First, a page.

The Spy: Undercover Operation ("Seupai")
“A spectacularly colourful adventure… wildly entertaining” – Ken Eisner, GEORGIA STRAIGHT
“Satisfying, old-fashioned action scenes… a real screwball comedy feeling” – Miriam Bale, NEW YORK TIMES
Kim Chul-soo is an elite secret agent for the South Korean government, shuttling around the globe on dangerous covert missions. His four basic rules of negotiation: never avoid eye contact, never show your emotions, never say “no”, and, when all else fails — use physical force. A master of international intrigue and close-quarter combat, Chul-soo isn’t quite so skilled in matters of domestic politics. His wife Young-hee, unaware of his actual occupation, berates him for neglecting her, and their failure to have children (could it be our daring hero has been shooting blanks in that department?). But as a flight attendant, she’s a bit of a jetsetter herself, and it seems like she might be up to some clandestine activity too. On a flight to Thailand, she crosses paths with Ryan, a handsome Westerner with a bright smile, a real Mr. Perfect. Could her layover in Bangkok lead to a tryst? Thing is, Chul-soo’s in Thailand too, seeking to spirit away a high-value defector with secrets that could prevent a major global crisis — and he and his ace team aren’t the only ones after her. As the unsuspecting Young-hee is lured into a nefarious plot, Chul-soo finds himself multitasking — keep a second Korean War from breaking out, and his marriage from breaking apart!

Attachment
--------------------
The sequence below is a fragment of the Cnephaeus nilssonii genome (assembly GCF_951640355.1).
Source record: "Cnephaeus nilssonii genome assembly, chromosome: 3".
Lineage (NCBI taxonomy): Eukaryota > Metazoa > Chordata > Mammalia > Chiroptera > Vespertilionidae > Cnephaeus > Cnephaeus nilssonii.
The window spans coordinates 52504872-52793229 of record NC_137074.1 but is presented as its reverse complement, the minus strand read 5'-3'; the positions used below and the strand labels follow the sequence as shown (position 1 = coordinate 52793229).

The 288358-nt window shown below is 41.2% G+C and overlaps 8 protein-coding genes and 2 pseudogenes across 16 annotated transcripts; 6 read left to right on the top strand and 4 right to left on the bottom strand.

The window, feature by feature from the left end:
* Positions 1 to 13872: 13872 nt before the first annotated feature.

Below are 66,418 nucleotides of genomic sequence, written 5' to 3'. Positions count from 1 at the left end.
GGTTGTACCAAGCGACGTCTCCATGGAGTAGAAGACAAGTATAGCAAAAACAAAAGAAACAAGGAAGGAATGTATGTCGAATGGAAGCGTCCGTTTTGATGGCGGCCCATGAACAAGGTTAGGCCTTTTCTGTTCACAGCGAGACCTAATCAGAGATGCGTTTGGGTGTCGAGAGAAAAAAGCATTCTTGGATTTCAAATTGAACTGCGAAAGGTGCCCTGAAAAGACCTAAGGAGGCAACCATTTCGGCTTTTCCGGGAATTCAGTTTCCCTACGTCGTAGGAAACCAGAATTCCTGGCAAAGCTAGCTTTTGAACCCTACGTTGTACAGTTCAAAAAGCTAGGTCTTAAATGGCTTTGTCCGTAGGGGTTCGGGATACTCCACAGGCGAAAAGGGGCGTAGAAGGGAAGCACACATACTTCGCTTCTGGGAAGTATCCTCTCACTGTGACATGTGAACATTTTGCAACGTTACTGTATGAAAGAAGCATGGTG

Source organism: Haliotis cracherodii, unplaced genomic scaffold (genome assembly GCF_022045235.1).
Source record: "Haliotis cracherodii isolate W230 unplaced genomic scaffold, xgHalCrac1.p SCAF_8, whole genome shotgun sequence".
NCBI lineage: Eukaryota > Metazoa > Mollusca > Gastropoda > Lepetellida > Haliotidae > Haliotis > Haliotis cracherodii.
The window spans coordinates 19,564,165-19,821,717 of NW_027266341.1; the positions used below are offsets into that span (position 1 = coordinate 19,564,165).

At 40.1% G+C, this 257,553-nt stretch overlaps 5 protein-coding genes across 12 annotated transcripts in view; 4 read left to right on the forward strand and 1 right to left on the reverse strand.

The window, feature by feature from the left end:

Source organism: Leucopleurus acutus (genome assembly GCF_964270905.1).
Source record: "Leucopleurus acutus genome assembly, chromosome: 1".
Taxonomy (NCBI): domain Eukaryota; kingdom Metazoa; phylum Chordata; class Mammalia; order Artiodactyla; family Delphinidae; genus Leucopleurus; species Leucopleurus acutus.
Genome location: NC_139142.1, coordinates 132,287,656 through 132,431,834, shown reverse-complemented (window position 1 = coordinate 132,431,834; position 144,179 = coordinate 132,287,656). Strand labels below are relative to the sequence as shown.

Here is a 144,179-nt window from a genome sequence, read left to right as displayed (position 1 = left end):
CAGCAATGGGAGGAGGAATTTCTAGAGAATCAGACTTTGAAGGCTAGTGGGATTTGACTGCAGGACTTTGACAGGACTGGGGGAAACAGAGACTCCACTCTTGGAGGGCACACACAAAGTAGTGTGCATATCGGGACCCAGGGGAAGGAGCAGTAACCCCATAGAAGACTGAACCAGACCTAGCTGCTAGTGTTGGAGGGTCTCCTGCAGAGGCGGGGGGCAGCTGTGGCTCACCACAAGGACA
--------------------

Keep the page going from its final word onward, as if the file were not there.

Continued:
The plot recalls TRUE LIES, but the style of the Korean action-comedy THE SPY is drawn from cloak-and-dagger classics like the Bond series, GET SMART and MISSION: IMPOSSIBLE — right down to percussive musical score. Equal parts zany rom-com and intense thriller — often at the same, very inconvenient moments! — THE SPY makes both sides work wonderfully, summoning goosebumps and guffaws in equal measure. Moon So-ri (A LITTLE POND) is sassy yet sympathetic as the histrionic Young-hee, and scene-stealer Go Chang-seok (also in THE HUNTRESSES at Fantasia this year) charms as Chul-soo’s chubby, exasperated handler. But it’s Sol Kyung-gu who most surprises — the grim, no-nonsense persona he has perfected through turns in SILMIDO and the PUBLIC ENEMY movies (and again in COLD EYES, at the fest as well), is turned on its head here as Sol reveals an unexpected knack for physical comedy and droll repartee. Our top-secret, coded communiqué to all agents of Fantasia: your mission is to secure a good seat at our screening of this mirthful mash-up of gritty gunplay and goofball gags!
— Rupert Bottenberg